The 10-year survival rate for completely resected low-grade cerebellar astrocytomas is near 100%, with little or no morbidity. It is 60-95% for all low-grade tumors, including those incompletely resected and treated with radiotherapy.

Supratentorial tumors may result in residual motor deficits or seizure disorder. Radiotherapy may lead to neurocognitive impairment, neuroendocrine dysfunction, or ischemia and infarct.

High-grade astrocytoma

Those who survive (< 30%) are often left with some degree of motor, neurocognitive, or endocrinologic dysfunction.

Astrocytoma of the brain stem

Patients with dorsal exophytic and cervicomedullary tumors treated by complete surgical resection have survival rates of more than 90%.

Survival may be 50-100% for those with small focal tumors of the midbrain or tectal region treated with surgery and/or radiotherapy. In sharp contrast, patients with diffuse pontine lesions rarely survive.

Surgery to these areas can result in paralysis of multiple cranial nerves, mutism, and a compromised respiratory effort.

Astrocytoma of the visual pathway

The 10-year survival rate for patients with intracranial tumors (chiasm or deeper) is 40-85%, in contrast to the 90-100% for those with intraorbital tumors.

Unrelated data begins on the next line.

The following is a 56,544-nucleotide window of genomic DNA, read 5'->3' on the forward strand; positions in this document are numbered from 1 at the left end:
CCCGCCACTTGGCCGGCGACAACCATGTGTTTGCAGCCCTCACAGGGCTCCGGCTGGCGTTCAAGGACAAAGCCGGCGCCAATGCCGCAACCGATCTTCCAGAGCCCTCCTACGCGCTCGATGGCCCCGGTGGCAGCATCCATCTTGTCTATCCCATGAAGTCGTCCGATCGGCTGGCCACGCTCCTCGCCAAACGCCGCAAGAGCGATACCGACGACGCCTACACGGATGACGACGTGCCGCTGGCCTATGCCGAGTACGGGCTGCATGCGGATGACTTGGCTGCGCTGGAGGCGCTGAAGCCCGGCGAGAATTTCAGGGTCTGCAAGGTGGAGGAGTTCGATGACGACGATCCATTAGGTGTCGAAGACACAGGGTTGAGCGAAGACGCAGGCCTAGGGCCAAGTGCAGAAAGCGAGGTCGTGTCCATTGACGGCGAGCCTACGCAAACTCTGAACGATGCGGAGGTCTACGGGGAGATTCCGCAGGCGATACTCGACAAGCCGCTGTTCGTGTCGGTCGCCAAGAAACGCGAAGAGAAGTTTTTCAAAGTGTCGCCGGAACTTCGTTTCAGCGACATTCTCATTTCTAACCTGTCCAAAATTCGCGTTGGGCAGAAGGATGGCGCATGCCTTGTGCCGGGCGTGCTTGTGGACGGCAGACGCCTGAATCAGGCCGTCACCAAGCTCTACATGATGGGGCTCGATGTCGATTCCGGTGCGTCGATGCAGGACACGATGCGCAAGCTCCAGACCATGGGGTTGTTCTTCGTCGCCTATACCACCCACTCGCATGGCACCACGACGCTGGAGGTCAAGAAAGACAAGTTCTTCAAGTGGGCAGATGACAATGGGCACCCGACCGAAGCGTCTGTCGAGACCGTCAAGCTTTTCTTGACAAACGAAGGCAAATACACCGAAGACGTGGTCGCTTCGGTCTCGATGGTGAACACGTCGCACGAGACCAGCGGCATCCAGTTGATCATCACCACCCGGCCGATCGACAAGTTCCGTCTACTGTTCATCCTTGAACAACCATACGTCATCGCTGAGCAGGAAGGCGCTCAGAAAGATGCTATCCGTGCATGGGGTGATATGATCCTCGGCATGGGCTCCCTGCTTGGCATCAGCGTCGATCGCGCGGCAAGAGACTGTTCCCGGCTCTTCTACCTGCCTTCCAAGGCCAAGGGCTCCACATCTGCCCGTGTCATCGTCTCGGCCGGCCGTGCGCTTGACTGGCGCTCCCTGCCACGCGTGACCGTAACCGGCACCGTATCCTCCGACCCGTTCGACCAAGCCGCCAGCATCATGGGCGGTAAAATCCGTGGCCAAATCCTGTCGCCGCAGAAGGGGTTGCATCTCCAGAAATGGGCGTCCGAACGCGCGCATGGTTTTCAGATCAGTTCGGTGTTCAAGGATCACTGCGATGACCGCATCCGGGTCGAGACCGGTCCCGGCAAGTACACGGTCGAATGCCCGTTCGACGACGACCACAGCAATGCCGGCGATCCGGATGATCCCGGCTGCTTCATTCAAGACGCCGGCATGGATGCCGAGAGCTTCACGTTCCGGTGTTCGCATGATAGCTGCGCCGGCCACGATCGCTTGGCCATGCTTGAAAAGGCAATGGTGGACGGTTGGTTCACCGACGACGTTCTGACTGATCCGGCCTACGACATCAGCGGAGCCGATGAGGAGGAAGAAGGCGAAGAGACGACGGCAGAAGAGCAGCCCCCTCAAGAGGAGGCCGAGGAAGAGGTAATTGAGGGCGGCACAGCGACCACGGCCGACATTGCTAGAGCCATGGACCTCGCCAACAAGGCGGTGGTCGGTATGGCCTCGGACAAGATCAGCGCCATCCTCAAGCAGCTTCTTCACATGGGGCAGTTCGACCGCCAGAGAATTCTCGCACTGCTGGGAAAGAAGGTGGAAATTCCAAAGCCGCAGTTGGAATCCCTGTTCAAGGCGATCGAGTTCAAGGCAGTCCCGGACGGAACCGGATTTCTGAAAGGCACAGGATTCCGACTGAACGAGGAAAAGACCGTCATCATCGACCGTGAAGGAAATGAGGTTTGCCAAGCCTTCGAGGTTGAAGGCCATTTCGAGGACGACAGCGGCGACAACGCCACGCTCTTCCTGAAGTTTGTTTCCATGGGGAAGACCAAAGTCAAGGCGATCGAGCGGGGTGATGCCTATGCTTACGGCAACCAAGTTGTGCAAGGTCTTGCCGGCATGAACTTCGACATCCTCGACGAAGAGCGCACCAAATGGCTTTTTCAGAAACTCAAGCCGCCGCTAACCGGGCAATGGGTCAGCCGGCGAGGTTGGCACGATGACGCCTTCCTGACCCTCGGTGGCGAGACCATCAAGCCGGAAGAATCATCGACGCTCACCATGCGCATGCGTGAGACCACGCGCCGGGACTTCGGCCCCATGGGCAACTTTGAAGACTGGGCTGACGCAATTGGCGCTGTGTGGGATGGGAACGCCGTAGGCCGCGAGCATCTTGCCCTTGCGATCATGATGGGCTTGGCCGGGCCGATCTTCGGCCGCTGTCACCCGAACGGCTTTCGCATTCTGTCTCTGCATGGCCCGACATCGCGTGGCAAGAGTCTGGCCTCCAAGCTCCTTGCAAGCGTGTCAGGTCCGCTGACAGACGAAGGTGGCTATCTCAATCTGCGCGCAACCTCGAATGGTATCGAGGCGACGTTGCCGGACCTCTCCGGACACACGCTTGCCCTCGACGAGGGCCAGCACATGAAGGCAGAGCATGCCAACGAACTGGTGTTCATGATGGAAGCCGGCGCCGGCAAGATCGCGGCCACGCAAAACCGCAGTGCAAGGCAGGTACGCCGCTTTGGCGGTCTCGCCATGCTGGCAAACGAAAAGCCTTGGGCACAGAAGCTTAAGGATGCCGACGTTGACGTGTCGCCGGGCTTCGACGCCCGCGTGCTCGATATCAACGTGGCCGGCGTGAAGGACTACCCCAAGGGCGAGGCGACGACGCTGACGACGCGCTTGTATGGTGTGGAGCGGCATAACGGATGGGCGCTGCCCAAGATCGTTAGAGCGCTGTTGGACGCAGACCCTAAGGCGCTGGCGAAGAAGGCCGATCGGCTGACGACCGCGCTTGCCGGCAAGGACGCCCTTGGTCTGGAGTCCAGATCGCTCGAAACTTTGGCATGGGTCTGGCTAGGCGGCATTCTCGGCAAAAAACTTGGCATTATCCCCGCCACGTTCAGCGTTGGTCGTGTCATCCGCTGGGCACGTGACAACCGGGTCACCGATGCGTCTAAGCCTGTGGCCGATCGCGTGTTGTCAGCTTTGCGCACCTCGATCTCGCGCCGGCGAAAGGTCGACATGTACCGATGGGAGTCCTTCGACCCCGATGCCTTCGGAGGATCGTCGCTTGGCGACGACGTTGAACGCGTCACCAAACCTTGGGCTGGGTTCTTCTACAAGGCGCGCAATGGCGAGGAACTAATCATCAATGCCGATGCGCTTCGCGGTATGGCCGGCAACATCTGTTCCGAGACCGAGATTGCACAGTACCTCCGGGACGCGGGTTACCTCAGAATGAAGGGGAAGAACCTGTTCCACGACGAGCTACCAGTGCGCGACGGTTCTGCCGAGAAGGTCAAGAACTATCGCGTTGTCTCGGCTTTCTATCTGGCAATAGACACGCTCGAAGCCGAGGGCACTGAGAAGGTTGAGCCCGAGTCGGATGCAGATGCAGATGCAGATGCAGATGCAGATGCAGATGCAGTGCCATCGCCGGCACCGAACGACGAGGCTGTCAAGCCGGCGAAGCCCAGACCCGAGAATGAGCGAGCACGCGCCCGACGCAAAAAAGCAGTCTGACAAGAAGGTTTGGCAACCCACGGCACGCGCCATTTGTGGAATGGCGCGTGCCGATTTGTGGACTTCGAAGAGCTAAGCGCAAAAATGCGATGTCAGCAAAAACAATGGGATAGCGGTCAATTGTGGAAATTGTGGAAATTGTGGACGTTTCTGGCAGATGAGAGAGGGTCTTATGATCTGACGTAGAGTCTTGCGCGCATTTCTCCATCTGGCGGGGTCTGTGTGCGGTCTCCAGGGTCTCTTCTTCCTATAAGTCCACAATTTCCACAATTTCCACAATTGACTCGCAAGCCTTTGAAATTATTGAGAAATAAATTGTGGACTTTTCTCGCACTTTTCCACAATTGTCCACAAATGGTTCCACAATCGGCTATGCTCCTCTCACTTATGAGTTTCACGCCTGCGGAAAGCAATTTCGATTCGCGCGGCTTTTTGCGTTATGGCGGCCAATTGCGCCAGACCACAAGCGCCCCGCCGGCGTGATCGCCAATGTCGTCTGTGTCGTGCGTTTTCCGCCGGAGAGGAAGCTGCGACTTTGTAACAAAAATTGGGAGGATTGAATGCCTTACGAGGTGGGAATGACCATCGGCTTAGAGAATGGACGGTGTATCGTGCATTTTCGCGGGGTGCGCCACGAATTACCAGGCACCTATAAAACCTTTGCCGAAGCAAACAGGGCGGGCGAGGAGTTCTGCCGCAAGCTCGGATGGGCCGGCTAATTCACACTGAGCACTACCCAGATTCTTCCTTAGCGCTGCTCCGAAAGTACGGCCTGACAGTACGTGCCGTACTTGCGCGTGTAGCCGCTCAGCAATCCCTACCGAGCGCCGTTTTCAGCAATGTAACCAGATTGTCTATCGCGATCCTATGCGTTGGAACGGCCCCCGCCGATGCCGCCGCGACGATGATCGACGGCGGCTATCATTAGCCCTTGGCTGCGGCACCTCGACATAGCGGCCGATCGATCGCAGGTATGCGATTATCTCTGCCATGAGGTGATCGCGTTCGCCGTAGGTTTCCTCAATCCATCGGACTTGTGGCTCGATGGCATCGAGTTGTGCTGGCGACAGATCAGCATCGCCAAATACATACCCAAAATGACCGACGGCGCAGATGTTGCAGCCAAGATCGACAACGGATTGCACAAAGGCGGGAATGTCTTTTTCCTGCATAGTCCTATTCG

Fewer than half of all patients have improvement in their visual deficits noted at diagnosis.

As many as 50% of prepubertal children develop endocrinologic dysfunction from radiotherapy.

Astrocytoma of the spinal cord

The overall survival rate for patients with low-grade astrocytomas with various degrees of resection and postoperative radiotherapy is 67% at 20 years, whereas those with high-grade tumors rarely survive.

Khelifa-Gallois et al conducted a study of functional outcomes in adolescents and adults who were treated for a low-grade cerebellar astrocytoma in childhood. [7]  The study cohort consisted of 18 adolescents and 46 adults. Data regarding academic achievement, professional status, and neurologic, cognitive and behavioral disturbances were collected through the use of self-completed and parental questionnaires for adolescents and of phone interviews for adults. For the adolescents, a control group filled in the same questionnaires. Mean time of lapse from surgery was 7.8 years for adolescents and 12.9 years for adults. Five adults (11%) had major sequelae related to postoperative complications, postoperative mutism, and/or brain stem involvement. For all the other participants reported cognitive difficulties and difficulties related to mild neurologic sequelae (ie, fine motor skills, balance) although academic achievement was similar to that of control participants. The investigators concluded that long-term functional outcomes of patients with low-grade cerebellar astrocytoma are generally favorable in the absence of postoperative complications and brain stem involvement. [7]